In a state Supreme Court ruling, the court held that patients can NOT be prosecuted simply for exceeding the SB 420 limits; however, they can be arrested and forced to defend themselves as having had an amount consistent with their personal medical needs. Patients can be exempted from the limits if their physician specifically states that they need more; but beware of physicians who charge extra for “cultivation” licenses for large amounts. The validity of recommendations for specific plant numbers is doubtful.
Is it possible to be arrested?
Yes, unfortunately. Many legal medical marijuana patients have been raided or arrested for having dubious recommendations, for growing amounts that police deem excessive, on account of neighbors’ complaints, etc. Once patients have been charged, it is up to the courts to pass judgment on their medical claim.
A landmark State Supreme Court decision, People vs. Mower, holds that patients have the same right to marijuana as to any legally prescribed drug. Under Mower, patients who have been arrested can request dismissal of charges at a pre-trial hearing. If the defendant convinces the court that the prosecution hasn’t established probable cause that it wasn’t for medical purposes, criminal charges are dismissed. If not, the patient goes on to trial, where the prosecution must prove “beyond a reasonable doubt” that the defendant is guilty.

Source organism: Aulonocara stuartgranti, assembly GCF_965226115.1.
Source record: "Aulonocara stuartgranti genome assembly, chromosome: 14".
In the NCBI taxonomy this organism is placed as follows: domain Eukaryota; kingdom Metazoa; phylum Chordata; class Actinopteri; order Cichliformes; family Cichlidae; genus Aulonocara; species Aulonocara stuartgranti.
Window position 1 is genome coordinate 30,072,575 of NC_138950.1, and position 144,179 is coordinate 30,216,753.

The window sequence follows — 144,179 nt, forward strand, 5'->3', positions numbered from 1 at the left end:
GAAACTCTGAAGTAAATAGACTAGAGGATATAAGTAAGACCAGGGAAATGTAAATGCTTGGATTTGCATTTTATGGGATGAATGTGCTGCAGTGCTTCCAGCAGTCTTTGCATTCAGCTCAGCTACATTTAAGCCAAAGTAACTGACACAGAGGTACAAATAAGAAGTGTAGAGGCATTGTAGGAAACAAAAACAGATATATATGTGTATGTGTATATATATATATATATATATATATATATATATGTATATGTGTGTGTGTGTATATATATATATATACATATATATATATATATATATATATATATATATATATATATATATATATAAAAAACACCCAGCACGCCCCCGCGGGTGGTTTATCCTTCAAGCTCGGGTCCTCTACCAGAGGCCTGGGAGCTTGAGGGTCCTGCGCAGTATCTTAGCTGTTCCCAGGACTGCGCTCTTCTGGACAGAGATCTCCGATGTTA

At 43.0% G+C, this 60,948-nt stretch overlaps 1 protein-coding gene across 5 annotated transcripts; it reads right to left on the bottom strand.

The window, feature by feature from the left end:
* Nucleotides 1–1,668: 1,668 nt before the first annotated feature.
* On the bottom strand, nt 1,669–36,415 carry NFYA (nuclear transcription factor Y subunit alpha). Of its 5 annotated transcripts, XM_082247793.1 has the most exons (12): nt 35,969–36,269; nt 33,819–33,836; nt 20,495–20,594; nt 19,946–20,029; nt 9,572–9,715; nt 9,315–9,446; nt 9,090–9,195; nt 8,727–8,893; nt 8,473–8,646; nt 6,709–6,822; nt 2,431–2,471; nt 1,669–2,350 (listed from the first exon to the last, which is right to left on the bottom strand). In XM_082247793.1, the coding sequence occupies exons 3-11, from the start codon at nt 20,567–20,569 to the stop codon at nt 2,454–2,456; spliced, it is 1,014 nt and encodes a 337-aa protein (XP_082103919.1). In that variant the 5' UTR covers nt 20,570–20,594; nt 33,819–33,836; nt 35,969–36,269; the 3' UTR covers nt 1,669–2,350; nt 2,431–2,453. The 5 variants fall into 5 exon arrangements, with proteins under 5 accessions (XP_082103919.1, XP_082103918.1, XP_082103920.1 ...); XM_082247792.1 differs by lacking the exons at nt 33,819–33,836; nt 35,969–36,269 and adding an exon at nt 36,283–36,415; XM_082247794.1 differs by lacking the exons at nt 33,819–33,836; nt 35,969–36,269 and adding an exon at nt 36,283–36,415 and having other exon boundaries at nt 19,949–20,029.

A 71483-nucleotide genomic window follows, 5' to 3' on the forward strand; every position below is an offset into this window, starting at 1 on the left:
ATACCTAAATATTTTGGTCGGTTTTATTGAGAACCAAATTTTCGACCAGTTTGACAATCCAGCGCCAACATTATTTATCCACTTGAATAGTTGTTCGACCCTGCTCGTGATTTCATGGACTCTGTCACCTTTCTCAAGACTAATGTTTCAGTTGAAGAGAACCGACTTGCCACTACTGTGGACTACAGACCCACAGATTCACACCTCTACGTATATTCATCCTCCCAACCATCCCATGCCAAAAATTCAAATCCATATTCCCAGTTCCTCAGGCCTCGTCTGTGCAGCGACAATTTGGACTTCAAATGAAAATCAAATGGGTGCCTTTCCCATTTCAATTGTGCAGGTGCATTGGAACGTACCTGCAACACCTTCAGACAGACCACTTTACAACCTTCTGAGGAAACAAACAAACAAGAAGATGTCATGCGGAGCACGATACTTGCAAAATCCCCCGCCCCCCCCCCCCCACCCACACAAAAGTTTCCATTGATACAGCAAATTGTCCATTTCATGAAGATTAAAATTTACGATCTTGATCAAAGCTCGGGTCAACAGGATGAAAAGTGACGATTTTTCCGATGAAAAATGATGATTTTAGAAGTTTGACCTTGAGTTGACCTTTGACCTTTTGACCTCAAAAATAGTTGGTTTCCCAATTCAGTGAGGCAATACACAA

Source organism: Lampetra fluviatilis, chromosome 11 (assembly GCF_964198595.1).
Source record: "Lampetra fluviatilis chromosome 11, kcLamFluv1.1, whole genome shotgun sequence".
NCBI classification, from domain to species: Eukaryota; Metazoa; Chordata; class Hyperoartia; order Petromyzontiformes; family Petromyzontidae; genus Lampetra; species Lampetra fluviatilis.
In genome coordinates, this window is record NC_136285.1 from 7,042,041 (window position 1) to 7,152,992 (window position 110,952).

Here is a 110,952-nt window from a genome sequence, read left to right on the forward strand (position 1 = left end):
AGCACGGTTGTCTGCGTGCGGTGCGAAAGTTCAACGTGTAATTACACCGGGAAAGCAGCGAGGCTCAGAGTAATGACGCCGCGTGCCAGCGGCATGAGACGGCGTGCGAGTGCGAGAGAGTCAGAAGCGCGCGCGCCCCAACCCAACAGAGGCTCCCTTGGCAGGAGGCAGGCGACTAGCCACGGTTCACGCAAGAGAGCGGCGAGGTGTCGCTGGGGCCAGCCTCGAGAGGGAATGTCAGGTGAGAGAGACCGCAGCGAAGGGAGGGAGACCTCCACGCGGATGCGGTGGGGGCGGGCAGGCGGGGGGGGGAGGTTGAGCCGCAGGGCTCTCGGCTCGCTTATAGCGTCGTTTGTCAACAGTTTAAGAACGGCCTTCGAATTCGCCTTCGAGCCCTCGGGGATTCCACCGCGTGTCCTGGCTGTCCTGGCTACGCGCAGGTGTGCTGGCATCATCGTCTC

Can I be charged federally?
Under the U.S. Controlled Substances Act, possession of any marijuana is a misdemeanor and cultivation is a felony. A Supreme Court ruling, Gonzalez v Raich (June 2005), rejected a constitutional challenge by two patients who argued that their personal medical use cultivation should be exempt from federal law because it did not affect interstate commerce. Despite this, federal officials have stated that they will not go after individual patients.
Medical marijuana patients are not protected while on federal park land or forest land in California.
Should I get a state issued medical marijuana ID card?